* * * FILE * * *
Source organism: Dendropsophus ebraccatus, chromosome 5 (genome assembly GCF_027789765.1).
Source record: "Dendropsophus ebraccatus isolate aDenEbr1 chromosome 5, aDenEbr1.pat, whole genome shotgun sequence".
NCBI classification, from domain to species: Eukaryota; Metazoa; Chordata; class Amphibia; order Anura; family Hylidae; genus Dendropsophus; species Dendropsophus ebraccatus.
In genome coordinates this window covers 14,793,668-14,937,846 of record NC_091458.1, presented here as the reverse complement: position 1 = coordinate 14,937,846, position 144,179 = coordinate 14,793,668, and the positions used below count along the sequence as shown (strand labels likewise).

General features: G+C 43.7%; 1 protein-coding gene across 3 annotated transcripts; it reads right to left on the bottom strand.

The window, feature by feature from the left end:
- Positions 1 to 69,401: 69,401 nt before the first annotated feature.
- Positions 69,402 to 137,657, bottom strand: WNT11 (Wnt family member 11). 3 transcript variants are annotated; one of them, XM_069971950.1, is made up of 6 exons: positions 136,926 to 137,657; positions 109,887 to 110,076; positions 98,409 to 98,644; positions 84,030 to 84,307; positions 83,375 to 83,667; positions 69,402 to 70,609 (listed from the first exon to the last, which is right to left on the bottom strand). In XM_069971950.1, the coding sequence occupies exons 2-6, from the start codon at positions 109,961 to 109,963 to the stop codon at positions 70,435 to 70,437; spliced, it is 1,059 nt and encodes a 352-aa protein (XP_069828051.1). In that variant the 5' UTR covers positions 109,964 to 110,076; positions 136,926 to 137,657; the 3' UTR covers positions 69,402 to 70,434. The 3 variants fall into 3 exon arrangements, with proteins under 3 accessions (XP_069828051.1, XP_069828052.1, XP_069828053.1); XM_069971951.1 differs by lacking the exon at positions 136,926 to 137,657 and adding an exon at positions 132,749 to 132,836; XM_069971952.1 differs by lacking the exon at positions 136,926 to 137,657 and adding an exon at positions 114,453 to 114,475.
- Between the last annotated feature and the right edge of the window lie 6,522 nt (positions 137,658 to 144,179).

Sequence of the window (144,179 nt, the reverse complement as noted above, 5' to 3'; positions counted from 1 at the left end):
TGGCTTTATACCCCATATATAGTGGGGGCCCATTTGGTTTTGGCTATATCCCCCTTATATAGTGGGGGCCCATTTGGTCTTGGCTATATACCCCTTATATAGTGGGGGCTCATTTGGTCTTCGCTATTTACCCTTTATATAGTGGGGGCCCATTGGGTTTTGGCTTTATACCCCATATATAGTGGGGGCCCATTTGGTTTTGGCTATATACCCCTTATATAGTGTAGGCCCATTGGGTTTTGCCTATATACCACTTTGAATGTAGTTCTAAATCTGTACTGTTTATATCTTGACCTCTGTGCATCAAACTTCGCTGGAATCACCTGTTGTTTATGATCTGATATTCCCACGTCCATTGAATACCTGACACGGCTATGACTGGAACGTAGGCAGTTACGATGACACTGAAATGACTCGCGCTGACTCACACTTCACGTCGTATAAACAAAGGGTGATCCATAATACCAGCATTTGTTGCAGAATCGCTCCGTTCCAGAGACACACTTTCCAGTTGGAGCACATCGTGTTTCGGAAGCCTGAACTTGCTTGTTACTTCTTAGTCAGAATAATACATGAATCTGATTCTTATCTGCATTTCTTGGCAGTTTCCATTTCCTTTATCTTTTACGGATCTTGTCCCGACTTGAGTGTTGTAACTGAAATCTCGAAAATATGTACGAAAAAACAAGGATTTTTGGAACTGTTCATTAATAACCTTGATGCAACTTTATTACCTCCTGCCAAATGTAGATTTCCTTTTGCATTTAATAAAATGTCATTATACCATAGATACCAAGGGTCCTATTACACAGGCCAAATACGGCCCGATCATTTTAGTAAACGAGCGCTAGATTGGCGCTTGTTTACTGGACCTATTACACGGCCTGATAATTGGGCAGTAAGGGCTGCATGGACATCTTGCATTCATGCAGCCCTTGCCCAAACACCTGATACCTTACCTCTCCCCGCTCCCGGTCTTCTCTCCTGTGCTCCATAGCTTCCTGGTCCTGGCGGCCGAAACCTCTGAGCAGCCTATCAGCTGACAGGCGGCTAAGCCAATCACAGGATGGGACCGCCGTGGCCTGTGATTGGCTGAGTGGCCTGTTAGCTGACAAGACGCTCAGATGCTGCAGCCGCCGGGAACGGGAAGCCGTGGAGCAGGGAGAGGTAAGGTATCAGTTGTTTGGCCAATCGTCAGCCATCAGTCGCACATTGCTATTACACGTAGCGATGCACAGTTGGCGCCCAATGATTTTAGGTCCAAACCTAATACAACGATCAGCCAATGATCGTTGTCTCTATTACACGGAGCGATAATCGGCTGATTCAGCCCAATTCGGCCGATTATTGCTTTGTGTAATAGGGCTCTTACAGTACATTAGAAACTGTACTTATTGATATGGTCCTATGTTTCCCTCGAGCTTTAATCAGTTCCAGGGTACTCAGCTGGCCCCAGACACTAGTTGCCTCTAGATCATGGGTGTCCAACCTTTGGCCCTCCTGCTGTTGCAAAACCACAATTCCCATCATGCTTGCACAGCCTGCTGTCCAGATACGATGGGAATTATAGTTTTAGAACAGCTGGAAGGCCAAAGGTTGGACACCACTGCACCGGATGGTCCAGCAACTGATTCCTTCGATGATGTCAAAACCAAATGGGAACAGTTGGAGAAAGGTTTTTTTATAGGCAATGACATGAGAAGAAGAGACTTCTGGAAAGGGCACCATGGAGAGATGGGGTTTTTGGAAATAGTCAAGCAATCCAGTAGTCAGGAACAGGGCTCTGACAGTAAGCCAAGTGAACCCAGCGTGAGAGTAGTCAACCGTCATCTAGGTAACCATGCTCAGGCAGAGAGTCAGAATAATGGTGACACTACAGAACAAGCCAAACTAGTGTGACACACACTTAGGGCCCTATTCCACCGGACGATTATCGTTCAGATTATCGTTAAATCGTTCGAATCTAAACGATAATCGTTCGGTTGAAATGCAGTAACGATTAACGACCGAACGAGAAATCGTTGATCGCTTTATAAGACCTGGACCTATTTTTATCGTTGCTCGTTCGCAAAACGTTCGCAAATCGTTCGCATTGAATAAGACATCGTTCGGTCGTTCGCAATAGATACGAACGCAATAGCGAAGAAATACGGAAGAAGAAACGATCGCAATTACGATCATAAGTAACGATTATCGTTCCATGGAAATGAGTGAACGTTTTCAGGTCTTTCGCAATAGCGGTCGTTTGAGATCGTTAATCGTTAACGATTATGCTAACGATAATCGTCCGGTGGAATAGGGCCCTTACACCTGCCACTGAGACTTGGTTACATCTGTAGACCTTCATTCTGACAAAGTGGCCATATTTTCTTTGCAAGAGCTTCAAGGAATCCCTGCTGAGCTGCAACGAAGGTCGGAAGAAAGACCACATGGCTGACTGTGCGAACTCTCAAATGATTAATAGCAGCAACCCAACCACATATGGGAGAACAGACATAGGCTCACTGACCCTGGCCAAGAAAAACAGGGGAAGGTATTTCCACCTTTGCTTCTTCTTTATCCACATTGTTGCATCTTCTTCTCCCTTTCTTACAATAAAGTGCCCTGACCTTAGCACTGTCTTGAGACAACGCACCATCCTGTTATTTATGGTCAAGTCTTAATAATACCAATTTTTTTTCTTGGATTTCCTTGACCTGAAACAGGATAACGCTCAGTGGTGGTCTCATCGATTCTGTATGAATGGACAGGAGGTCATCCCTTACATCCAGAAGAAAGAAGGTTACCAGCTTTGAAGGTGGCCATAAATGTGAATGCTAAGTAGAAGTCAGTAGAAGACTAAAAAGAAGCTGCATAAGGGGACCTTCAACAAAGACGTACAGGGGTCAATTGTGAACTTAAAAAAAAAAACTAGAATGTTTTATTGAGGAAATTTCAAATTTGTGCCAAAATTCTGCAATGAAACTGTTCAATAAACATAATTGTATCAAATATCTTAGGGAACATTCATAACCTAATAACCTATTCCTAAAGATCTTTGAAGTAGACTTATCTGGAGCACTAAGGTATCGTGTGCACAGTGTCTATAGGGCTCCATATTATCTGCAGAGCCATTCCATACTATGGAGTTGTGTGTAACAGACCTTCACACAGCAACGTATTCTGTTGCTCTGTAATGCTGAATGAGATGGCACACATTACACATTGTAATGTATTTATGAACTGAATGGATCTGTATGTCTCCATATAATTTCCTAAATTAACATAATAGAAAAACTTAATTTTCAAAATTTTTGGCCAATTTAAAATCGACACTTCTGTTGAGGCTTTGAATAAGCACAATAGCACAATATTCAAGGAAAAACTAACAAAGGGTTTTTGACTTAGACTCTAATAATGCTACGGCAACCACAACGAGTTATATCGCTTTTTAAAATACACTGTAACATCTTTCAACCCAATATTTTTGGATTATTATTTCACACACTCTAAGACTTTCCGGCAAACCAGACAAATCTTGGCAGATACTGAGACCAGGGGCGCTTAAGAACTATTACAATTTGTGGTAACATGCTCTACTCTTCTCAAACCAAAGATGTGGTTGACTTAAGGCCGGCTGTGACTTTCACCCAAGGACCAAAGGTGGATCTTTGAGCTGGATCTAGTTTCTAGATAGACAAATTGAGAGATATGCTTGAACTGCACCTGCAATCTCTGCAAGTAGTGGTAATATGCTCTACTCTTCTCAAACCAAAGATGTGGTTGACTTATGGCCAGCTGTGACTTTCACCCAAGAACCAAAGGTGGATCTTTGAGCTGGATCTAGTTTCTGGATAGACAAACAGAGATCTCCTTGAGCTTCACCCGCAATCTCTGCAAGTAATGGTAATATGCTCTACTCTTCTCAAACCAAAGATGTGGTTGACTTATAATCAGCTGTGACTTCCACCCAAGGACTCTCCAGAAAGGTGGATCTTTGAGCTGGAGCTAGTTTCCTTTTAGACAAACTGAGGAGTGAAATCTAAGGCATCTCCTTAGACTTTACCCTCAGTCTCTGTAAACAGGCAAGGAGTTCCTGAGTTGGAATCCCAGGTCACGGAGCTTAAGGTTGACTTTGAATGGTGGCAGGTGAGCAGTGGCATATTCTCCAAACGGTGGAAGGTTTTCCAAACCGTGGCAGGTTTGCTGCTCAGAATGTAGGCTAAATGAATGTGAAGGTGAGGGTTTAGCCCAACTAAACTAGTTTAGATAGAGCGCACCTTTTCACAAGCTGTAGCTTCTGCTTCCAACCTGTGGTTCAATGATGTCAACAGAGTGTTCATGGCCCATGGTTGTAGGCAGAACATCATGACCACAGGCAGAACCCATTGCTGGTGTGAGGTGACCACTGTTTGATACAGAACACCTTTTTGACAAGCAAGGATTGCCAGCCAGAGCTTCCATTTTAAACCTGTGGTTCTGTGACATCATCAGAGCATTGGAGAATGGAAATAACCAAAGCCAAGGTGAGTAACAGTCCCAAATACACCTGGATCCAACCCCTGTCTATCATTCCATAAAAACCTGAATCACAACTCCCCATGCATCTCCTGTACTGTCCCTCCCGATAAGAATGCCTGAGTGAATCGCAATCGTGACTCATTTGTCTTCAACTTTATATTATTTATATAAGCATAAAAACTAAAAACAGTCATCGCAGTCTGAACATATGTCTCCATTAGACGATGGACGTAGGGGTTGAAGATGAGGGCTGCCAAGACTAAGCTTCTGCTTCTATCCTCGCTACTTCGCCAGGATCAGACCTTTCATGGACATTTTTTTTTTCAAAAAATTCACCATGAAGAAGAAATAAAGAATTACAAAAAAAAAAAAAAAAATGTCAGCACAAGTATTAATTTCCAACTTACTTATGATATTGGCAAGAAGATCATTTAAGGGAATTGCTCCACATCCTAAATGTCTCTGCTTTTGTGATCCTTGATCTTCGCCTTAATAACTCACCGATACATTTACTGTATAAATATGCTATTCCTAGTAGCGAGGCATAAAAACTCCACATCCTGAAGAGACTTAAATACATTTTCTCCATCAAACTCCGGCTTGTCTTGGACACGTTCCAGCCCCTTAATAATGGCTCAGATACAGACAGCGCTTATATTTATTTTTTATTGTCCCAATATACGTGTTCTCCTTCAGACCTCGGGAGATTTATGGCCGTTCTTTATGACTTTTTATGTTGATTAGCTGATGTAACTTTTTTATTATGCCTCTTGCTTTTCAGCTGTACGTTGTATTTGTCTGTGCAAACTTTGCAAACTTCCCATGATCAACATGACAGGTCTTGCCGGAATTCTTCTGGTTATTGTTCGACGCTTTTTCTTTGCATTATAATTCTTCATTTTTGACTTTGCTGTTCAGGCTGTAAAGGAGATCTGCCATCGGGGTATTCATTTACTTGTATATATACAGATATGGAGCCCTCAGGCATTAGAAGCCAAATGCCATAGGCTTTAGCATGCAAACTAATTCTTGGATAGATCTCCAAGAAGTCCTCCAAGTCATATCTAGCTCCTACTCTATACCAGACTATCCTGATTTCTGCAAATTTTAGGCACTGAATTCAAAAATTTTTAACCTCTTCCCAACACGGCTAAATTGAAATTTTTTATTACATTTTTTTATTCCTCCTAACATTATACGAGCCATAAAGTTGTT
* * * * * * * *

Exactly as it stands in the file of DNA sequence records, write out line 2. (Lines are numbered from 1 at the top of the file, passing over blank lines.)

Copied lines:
Source record: "Dendropsophus ebraccatus isolate aDenEbr1 chromosome 5, aDenEbr1.pat, whole genome shotgun sequence".